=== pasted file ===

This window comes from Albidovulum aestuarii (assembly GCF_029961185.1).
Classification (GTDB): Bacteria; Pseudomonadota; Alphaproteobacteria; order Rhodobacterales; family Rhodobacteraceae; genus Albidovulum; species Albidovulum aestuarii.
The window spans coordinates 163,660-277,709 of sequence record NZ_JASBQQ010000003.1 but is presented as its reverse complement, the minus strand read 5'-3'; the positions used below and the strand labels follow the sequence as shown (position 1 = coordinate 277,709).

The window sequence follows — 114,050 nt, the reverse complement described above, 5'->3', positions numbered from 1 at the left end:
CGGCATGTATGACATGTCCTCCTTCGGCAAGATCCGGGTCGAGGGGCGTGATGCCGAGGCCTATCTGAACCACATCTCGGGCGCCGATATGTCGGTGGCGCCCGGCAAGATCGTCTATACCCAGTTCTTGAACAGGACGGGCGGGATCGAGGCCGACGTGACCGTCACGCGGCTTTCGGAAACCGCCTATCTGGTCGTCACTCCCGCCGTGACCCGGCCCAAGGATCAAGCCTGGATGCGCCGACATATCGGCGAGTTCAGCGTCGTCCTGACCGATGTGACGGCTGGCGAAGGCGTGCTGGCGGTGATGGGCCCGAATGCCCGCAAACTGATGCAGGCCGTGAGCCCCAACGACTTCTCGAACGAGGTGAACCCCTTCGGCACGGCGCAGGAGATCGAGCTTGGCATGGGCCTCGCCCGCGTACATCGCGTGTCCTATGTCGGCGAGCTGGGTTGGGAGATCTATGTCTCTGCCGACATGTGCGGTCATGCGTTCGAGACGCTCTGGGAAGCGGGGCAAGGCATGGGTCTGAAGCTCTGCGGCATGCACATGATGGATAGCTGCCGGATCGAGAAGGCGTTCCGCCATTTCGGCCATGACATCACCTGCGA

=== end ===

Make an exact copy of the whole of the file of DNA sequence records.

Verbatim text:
This window comes from Albidovulum aestuarii (assembly GCF_029961185.1).
Classification (GTDB): Bacteria; Pseudomonadota; Alphaproteobacteria; order Rhodobacterales; family Rhodobacteraceae; genus Albidovulum; species Albidovulum aestuarii.
The window spans coordinates 163,660-277,709 of sequence record NZ_JASBQQ010000003.1 but is presented as its reverse complement, the minus strand read 5'-3'; the positions used below and the strand labels follow the sequence as shown (position 1 = coordinate 277,709).

The window sequence follows — 114,050 nt, the reverse complement described above, 5'->3', positions numbered from 1 at the left end:
CGGCATGTATGACATGTCCTCCTTCGGCAAGATCCGGGTCGAGGGGCGTGATGCCGAGGCCTATCTGAACCACATCTCGGGCGCCGATATGTCGGTGGCGCCCGGCAAGATCGTCTATACCCAGTTCTTGAACAGGACGGGCGGGATCGAGGCCGACGTGACCGTCACGCGGCTTTCGGAAACCGCCTATCTGGTCGTCACTCCCGCCGTGACCCGGCCCAAGGATCAAGCCTGGATGCGCCGACATATCGGCGAGTTCAGCGTCGTCCTGACCGATGTGACGGCTGGCGAAGGCGTGCTGGCGGTGATGGGCCCGAATGCCCGCAAACTGATGCAGGCCGTGAGCCCCAACGACTTCTCGAACGAGGTGAACCCCTTCGGCACGGCGCAGGAGATCGAGCTTGGCATGGGCCTCGCCCGCGTACATCGCGTGTCCTATGTCGGCGAGCTGGGTTGGGAGATCTATGTCTCTGCCGACATGTGCGGTCATGCGTTCGAGACGCTCTGGGAAGCGGGGCAAGGCATGGGTCTGAAGCTCTGCGGCATGCACATGATGGATAGCTGCCGGATCGAGAAGGCGTTCCGCCATTTCGGCCATGACATCACCTGCGA